Text Copyright John Sundman 2008
Illustrations Copyright 2005 by Cheeseburger Brown
The smell of burning oak leaves greeted Mr. Norman Lux, nSF, as he slowly made his way down the hallways of the Old New Monastery towards the Courtroom of the Secret Chamberlains of the Cape and Sword, following a map made for him by the abbot himself, which he held in his trembling left hand. He walked uncertainly, with the aid of a simple cane, along corridors he had never seen before, through whole vast reaches he had not even imagined: past scriptoriums, cloisters, warming rooms and sleeping rooms, breweries, bakeries, cobbler shops, apothecaries, refectories, chapels, vestiaries and privies, all unused for centuries, empty, fallow, waiting since the troubles at the time of the last Painful Inquiry, in 1458.
Really he should have been using crutches, but it was important to him that he not look like he was overdoing it. This Painful Inquiry was a solemn office of the Church, and was to be treated with the utmost respect. The last thing Mr. Lux wanted was for the officers of the church to think he was doing anything for effect. According to his reading of the map he had only a few dozen more yards to go. And yet he did not know if he could make it the rest of the way unassisted, despite his best intentions. The nature of his Painful afflictions changed from day to day, but today he seemed to be suffering from leprosy, smallpox, and consumption. Every step was an act of will. He could scarcely find his breath. He prayed, “Dear Fred, please help me to arrive at thy Holy Door, but if not, thy will be done.”
His prayers were answered. He arrived at the entrance to the room where the Painful Inquiry was to be conducted, made the sign of the noose, and pushed on the towering doors. The doors swung open. With dread, terror and hope, Mr. Lux crossed the threshold. His Painful Inquiry had begun.
The room, illuminated by torches in high sconces and by a drop of drab sunlight filtered through a tiny roseate window on the right wall, was enormous, wood-paneled, and without ornamentation. There were a few wooden pews to the left and right, but the singular feature of the room was the high dais directly in front of Mr. Lux, a judicial bench at which sat five austere and angry-looking men, of whom Mr. Lux recognized only one: Fr. Hessberg, the abbot, who was in the center spot.
There was nobody else in the room.
Although Mr. Lux had requested this Inquiry, had dreamed of it for weeks and months, had read every bit of theological literature he could find on the subject (both sanctioned and unsanctioned), he did not know what to expect. He had no notion of how the investigation proceeded. And he felt terribly alone.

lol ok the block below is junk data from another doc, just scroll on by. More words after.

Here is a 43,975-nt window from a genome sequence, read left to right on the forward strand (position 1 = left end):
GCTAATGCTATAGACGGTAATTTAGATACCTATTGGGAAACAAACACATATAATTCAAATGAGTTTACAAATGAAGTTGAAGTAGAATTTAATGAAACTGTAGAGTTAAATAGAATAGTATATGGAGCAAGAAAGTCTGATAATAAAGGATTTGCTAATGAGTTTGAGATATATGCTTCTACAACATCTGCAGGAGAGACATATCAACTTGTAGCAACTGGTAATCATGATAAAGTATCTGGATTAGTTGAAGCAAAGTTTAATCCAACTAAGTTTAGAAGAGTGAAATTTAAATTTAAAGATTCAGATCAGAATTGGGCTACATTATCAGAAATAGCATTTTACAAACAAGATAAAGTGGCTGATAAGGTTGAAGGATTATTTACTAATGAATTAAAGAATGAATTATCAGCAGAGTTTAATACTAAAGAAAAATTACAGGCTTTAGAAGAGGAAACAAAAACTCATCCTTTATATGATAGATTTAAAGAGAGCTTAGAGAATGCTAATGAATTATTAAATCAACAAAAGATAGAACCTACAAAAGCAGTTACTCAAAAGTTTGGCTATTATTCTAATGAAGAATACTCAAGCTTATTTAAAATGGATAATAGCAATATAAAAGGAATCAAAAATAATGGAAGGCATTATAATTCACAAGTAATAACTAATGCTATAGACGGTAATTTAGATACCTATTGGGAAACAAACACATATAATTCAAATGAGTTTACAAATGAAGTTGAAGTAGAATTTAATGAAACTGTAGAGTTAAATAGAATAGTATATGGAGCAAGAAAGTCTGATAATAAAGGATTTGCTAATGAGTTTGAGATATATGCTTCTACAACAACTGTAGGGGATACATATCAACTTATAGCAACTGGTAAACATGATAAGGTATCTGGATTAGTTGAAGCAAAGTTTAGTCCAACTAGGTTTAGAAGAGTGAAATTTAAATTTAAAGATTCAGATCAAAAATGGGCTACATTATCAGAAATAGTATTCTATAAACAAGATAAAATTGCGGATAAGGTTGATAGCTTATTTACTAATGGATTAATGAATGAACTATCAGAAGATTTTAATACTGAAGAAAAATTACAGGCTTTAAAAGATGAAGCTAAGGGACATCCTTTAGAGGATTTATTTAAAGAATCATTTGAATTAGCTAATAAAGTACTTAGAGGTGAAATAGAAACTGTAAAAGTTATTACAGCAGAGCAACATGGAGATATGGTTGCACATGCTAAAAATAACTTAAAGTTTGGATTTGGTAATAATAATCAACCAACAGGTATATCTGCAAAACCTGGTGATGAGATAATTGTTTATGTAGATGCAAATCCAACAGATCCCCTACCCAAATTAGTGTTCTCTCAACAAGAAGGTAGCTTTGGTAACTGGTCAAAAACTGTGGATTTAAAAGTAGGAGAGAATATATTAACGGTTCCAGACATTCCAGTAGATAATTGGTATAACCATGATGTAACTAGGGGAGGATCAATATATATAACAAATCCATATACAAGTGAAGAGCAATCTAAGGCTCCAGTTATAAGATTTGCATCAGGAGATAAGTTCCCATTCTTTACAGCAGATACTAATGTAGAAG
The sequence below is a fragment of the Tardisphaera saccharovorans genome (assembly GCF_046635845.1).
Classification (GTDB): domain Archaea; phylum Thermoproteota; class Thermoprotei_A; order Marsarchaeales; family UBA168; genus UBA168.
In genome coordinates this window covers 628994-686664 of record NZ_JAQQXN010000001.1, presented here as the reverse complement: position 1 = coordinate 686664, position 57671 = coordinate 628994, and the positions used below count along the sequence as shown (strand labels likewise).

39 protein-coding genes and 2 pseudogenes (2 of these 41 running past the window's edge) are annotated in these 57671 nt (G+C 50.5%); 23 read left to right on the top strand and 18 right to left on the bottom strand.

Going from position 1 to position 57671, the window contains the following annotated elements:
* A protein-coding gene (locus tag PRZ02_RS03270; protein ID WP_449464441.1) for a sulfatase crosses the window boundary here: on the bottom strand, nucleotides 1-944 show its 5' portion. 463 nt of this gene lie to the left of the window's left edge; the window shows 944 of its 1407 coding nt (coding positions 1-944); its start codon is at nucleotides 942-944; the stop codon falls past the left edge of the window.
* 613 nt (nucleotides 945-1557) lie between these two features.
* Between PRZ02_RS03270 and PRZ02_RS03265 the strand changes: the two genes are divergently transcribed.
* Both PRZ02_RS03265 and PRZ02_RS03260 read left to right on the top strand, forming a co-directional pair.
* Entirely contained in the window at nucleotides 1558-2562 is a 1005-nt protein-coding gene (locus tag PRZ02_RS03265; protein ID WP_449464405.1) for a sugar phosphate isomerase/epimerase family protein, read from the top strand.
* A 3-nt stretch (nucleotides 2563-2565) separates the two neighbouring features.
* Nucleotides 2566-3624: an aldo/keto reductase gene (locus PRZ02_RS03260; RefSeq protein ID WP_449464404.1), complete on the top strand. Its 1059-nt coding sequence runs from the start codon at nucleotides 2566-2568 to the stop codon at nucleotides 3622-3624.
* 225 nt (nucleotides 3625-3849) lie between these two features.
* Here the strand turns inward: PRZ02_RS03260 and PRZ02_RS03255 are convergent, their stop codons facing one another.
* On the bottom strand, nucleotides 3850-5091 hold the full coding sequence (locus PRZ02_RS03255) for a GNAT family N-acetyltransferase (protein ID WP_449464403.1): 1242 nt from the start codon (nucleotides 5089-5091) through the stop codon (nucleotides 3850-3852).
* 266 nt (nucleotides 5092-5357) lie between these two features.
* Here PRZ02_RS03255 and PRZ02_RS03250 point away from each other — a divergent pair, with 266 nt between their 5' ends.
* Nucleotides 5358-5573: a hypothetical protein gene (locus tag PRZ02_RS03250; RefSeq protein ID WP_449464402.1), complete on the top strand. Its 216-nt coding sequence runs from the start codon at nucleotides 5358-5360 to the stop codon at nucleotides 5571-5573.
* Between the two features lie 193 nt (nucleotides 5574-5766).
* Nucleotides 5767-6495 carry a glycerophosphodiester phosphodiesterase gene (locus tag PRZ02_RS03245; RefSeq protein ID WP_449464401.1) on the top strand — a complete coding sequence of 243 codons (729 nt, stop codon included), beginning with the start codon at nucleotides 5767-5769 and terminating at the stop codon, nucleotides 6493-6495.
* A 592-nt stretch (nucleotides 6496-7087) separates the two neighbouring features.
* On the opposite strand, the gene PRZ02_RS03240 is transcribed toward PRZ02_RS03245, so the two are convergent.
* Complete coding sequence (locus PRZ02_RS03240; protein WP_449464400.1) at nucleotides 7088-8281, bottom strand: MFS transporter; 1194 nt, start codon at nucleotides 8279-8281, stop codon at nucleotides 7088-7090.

He walked to the center of the room, stood as erectly as he could manage, looked up to the men on the bench and said, “Norman Lux, a humble servant of Fred our Lord, stands before you.”
“Why are you here?” Fr. Hessberg bellowed, and his voice resounded off the cold stone walls. “We have assembled ecclesiastic authorities here at great inconvenience and great expense. What do expect us to do about your imagined worries?”
“Father,” Norman said, meekly. “I have been ill, and tortured, for so very long. Our doctors can find no cure, because the symptoms change from instant to instant. I burn up, I bleed from every orifice and pore, my bones break . . . I only hope to find some relief.”
“And you presume to diagnose yourself with The Pains?”
“Wise men, I am not learned enough to deduce such things. That is why I come before you.”
Wise men he said. But who were these men, he wondered. They were not even dressed in ecclesiastic vestments; rather, they appeared in the robes proper to a secular court.
“Well then tell us your story,” said a scowling judge to the abbot’s right. “Omit nothing, but do not embellish.”
As Mr. Lux tried to gather his thoughts, he noticed that the man on the far right side of the bench was crushing what appeared to be dry oak leaves into a bowl of some sort. He then proceeded to light them aflame using a taper that was in a tall candlestick. The leaves caught afire and the flame rose high. The man produced another bowl, and with a quick motion cupped it over the first to smother the flames. When he removed the covering bowl, the flames were gone and the leaves were smoldering. The man leaned his head over the bowl, breathed the smoke in deeply, then passed it to the judge who sat between him and the abbot. He too leaned over and inhaled the smoke, then passed the bowl further down. Mr. Lux stood in confused silence as each of the men breathed deeply the oaken smoke.
“You waste our time!” Father Hessberg thundered.